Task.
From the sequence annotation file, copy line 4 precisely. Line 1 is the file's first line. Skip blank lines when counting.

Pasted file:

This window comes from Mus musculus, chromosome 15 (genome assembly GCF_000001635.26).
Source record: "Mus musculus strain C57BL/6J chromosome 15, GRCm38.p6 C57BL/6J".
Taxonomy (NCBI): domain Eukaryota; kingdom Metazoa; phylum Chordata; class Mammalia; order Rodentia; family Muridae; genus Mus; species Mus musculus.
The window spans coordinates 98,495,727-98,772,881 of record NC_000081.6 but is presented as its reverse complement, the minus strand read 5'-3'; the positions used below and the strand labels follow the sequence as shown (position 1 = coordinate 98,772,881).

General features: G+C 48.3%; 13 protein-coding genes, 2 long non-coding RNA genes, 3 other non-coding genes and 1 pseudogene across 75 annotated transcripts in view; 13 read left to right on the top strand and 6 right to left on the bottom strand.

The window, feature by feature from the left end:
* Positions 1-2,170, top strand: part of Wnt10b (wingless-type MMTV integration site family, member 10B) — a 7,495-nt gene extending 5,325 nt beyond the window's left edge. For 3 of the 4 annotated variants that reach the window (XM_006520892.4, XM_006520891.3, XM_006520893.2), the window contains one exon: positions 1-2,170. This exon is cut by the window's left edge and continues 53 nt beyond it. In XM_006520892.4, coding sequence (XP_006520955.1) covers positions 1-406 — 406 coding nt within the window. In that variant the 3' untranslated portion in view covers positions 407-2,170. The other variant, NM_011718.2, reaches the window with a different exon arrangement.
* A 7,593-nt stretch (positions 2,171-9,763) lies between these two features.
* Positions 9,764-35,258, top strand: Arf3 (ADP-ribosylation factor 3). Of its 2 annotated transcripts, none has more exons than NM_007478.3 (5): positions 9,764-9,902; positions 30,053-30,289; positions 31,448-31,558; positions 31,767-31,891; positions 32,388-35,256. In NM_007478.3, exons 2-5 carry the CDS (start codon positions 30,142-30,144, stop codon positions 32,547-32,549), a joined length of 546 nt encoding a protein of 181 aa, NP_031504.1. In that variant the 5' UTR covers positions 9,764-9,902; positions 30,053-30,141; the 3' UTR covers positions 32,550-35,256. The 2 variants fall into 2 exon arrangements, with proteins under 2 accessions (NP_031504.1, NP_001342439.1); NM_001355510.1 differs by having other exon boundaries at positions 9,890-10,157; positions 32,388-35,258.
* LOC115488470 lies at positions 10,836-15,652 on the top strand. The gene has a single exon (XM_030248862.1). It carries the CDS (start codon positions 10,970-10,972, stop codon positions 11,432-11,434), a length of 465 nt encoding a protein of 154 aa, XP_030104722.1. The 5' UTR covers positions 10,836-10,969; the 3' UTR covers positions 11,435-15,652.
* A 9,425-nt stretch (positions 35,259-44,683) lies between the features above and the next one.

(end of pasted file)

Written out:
The window spans coordinates 98,495,727-98,772,881 of record NC_000081.6 but is presented as its reverse complement, the minus strand read 5'-3'; the positions used below and the strand labels follow the sequence as shown (position 1 = coordinate 98,772,881).